Get fit with Keanu
by Ceri Gould
Bored of aerobics? Try the Matrix Reloaded workout - it's the hottest new gym trend ... and you don't even need a black mac...
THE Matrix Reloaded is a smash at the Box Office but it's also becoming a bit of a fad at the gym.
Fitness chiefs reckon that Keanu's gravity-defying moves can be tweaked to give you the perfect all-over workout.
We asked Fitness First experts to devise a routine so that we can get the reloaded body at home - but we're afraid getting a Keanu for the home is out of the question ...
To run like Keanu you need stamina. To add a cardiovascular element to your workout, experts at Fitness First Cardiff West suggest the following exercise: run on the spot for 10 seconds, then jump in the air, and land in the lunge position (with one leg in front, with the knee bent at up to 90 degrees, and the other leg out behind to stabilise you). Jump back to run on the spot, and continue until you can't go on.
For dodging bullets by bending over backwards, you need ... strong abs
Remember the amazing scene (in the original) where Neo (Keanu Reeves's character) fell back in slow motion to avoid the bullets? It has inspired this exercise. Obviously, you won't be able to do it quite like Keanu without a special-effects machine.
Lie on an exercise ball, so that the ball is supporting your lower back. Keep your knees at a 90-degree angle, your feet flat on the floor, and keep your head in line with the rest of your spine, as above. Raise your arms, take a ball from your training partner, and lie back, taking the ball over your head. Draw your abs in, exhale and, with straight arms, crunch forward, raising your shoulders off the supporting ball to give the smaller ball you are holding back to your partner.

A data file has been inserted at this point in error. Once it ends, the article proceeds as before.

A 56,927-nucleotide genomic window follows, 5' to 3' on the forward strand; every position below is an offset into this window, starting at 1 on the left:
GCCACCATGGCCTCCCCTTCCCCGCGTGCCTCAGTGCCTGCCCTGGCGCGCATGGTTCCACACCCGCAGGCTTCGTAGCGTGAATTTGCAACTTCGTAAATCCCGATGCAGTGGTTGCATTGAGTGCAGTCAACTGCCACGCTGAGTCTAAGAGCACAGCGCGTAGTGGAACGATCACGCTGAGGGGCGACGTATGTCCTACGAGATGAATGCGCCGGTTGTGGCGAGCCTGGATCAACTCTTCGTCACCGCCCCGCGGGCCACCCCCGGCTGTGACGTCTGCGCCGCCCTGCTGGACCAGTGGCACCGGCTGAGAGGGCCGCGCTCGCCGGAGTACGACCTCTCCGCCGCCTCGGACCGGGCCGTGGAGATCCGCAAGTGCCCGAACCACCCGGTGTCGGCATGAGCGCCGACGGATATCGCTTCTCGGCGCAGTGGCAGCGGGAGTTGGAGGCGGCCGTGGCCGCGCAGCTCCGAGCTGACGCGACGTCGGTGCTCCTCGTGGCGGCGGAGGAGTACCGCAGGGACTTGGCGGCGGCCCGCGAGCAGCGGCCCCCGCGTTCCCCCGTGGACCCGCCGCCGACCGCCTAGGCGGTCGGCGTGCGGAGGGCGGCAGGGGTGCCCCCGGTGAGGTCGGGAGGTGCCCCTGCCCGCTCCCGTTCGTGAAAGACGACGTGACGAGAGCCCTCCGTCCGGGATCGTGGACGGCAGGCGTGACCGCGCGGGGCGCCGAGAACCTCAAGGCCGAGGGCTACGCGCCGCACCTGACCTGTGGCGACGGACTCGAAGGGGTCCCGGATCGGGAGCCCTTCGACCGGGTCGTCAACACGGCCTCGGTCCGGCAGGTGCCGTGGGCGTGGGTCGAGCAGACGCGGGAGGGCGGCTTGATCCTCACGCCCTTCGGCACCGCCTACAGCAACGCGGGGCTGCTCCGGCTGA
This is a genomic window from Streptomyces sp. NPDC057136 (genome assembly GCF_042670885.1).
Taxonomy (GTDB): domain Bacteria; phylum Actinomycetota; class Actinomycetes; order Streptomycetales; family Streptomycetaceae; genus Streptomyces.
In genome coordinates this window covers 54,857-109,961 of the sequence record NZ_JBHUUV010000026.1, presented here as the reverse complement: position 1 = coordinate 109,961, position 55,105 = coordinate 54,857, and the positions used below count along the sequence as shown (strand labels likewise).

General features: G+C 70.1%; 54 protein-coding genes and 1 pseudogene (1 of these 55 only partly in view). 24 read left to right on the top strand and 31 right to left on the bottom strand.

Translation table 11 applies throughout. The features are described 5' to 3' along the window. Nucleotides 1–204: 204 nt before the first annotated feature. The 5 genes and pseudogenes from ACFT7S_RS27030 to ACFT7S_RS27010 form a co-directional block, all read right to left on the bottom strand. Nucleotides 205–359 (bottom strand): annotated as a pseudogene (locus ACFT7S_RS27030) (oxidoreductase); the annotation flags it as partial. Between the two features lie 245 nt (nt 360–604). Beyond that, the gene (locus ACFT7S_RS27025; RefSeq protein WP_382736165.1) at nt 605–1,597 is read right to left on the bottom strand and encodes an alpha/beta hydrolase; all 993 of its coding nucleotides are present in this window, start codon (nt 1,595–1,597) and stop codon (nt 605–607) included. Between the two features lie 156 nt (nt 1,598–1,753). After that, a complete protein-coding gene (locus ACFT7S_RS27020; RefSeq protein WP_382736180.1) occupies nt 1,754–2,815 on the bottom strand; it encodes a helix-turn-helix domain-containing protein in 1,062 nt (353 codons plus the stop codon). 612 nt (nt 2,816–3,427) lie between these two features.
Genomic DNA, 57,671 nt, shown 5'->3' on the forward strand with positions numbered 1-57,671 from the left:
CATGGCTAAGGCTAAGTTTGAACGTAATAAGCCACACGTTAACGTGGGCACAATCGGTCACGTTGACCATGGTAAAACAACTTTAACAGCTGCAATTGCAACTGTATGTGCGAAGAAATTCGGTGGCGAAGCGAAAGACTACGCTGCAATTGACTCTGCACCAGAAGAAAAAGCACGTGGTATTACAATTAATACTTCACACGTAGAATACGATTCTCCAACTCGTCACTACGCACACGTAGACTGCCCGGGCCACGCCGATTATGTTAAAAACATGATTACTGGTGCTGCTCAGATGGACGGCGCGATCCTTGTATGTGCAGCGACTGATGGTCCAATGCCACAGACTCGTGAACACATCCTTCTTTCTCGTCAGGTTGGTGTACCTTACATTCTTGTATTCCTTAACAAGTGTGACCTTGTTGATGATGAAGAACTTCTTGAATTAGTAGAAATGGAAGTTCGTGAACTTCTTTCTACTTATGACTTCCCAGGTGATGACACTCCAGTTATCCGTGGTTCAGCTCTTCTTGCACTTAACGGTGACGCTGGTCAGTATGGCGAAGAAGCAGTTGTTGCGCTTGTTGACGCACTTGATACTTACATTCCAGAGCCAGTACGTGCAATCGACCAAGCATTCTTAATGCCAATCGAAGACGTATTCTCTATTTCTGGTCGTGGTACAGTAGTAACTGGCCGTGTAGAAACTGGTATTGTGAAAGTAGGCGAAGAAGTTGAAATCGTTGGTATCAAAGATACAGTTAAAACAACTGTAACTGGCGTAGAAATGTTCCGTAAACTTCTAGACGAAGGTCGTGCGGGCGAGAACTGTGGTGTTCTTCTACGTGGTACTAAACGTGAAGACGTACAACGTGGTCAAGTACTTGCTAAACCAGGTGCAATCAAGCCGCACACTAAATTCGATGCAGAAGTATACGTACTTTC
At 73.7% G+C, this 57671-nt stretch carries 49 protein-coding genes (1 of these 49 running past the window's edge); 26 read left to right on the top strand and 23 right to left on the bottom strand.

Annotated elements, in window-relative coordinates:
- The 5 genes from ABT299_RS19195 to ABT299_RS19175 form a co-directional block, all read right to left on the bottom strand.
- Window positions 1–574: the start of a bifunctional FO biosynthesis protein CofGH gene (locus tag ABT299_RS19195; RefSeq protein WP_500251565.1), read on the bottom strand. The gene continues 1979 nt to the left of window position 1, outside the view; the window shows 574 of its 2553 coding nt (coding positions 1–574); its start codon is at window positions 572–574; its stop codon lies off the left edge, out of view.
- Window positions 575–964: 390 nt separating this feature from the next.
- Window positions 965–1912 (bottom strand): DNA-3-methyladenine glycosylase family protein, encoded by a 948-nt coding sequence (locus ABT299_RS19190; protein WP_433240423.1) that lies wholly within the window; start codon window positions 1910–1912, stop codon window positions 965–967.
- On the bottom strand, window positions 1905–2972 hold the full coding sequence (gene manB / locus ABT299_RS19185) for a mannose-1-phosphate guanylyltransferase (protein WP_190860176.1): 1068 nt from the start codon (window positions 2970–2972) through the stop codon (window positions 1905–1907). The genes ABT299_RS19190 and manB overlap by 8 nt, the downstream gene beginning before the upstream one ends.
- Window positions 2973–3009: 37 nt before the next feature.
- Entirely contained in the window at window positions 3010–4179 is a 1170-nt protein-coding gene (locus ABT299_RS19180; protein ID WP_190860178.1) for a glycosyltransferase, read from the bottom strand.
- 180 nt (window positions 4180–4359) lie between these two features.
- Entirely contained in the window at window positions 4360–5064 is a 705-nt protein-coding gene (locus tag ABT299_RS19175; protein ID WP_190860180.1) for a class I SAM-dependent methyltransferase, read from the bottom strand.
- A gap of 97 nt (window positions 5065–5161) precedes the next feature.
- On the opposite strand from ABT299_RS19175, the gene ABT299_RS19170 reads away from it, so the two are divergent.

To punch your way out of a tighter corner you need ... to practise jabs and crosses.
This is an age-old fighting skill, but one still applicable when facing futuristic monsters. Speed is what's important here.
Holding small weights, take up the Standard Boxing Stance, with hands raised in the "guard" position. Put one foot forward and one back (if right-handed, start with the right foot forward) with your weight distributed evenly between your feet. Jab straight forward with your leading hand, then, swivelling your body so that your back heel comes off the floor, throw a "cross" punch with the other hand.
To tackle the bad guys with high kicks, you need ... strength in all your thigh muscles.
Balance and control is the basis of all martial-arts kicking. This will help you with both.
Stand with your feet directly beneath your hips, and your hands raised in the "guard" position, as left.
Raise your right knee in front of you, then swivel it out to the side and kick out at hip height. Bring your knee back to the centre, then lower your foot. Repeat to the other side.
To jump across rooftops, you need ... power in your thigh muscles.
Your quads and hamstrings are where the explosive power in your legs comes from.
Stand with your feet more than hip width apart, with a football in front of you. Sit backwards into a squat, keeping your knees over your heels. Don't lean forward. Pick up the ball and then, pushing through your heels, jump up from the squat position, as above. Sink back into a squat, put down the ball, and jump, this time raising your arms above your head.
To develop the core strength you need for side-kicks you must work the outer thigh and bottom muscles.
In the films, the ability to side-kick is key.
Stand with feet more than hip-width apart, sink into a squat as above (either alone or holding your training partner's hands, as above), then come up and kick one leg to the side at waist-level. Repeat, kicking with the other leg.